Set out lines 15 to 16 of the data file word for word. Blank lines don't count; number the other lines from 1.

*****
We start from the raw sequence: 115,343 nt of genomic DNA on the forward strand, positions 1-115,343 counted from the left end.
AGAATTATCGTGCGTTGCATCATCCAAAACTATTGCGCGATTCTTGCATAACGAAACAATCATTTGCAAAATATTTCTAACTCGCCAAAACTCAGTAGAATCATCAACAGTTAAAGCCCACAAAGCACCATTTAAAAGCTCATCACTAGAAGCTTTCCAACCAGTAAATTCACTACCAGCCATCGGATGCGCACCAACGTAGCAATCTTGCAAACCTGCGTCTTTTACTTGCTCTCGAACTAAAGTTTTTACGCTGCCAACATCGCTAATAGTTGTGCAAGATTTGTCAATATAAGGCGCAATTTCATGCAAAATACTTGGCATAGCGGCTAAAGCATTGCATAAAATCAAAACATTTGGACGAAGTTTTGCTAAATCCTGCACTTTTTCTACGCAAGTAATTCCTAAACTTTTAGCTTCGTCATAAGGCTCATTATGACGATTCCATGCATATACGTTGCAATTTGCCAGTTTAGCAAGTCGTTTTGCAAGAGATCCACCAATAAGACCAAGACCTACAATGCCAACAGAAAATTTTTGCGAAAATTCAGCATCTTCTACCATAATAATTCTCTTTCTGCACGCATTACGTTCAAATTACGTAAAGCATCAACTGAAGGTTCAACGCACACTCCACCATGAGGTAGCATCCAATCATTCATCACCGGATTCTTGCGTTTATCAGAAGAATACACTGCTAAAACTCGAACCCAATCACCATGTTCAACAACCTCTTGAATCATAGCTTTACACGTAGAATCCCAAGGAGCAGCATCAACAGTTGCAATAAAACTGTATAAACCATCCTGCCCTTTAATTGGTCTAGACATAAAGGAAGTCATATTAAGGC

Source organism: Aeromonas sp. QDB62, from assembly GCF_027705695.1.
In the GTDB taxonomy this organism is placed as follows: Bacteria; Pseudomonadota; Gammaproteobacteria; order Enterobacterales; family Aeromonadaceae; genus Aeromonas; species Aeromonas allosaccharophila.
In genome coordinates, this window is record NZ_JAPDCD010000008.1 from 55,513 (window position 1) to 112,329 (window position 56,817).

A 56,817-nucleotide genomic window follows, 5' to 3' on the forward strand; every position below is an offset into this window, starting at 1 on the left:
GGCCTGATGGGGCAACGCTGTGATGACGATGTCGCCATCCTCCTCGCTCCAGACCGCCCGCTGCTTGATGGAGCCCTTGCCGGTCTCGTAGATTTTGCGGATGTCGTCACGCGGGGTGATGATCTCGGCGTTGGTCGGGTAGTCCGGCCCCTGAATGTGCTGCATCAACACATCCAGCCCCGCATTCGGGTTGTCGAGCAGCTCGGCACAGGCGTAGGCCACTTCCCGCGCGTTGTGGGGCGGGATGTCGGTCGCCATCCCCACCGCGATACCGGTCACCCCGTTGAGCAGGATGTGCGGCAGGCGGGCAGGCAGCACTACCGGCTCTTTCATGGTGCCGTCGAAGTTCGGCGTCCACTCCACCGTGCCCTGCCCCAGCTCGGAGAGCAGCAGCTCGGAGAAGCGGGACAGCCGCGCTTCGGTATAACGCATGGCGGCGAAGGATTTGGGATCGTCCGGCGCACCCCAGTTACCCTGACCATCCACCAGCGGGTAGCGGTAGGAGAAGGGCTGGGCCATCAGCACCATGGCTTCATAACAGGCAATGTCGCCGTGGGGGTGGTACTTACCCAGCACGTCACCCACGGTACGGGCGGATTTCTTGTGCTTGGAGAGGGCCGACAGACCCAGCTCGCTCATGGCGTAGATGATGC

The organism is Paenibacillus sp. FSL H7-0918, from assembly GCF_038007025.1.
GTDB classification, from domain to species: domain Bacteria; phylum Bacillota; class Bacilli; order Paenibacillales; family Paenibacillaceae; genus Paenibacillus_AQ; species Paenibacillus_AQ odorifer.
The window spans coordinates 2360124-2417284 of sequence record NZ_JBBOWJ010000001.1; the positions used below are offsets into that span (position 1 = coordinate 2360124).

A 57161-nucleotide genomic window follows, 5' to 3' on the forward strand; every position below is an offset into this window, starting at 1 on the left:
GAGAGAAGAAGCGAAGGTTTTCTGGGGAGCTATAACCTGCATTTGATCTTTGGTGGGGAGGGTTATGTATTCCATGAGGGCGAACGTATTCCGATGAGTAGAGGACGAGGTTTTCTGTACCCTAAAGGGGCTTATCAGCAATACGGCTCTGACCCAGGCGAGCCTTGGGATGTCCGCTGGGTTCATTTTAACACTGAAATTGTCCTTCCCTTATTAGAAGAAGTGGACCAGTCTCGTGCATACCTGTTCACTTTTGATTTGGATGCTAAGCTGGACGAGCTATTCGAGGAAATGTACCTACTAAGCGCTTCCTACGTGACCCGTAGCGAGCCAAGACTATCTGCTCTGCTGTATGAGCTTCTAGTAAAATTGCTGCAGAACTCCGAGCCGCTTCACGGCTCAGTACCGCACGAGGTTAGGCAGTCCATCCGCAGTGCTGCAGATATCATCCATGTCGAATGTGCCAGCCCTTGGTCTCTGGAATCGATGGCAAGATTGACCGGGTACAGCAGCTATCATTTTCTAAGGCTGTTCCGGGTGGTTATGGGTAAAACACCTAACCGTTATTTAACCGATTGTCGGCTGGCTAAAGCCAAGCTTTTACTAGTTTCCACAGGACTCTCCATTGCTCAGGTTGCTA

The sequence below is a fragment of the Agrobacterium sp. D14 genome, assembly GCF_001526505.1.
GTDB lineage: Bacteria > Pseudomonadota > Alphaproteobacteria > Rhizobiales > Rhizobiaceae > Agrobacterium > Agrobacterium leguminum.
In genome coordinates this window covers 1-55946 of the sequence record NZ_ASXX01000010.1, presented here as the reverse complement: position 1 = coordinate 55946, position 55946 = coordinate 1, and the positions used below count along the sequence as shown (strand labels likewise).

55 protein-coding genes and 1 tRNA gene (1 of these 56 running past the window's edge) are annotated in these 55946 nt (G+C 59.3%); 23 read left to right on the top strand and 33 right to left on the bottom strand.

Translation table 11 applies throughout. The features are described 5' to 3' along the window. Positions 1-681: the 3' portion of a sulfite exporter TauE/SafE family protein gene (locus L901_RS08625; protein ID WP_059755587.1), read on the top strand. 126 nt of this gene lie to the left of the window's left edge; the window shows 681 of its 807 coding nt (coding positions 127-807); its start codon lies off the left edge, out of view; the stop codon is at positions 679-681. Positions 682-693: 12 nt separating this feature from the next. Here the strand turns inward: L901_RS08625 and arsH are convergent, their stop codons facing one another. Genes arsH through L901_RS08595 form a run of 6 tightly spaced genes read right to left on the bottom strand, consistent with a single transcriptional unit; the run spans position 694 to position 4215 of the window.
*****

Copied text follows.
In genome coordinates this window covers 1-55946 of the sequence record NZ_ASXX01000010.1, presented here as the reverse complement: position 1 = coordinate 55946, position 55946 = coordinate 1, and the positions used below count along the sequence as shown (strand labels likewise).

55 protein-coding genes and 1 tRNA gene (1 of these 56 running past the window's edge) are annotated in these 55946 nt (G+C 59.3%); 23 read left to right on the top strand and 33 right to left on the bottom strand.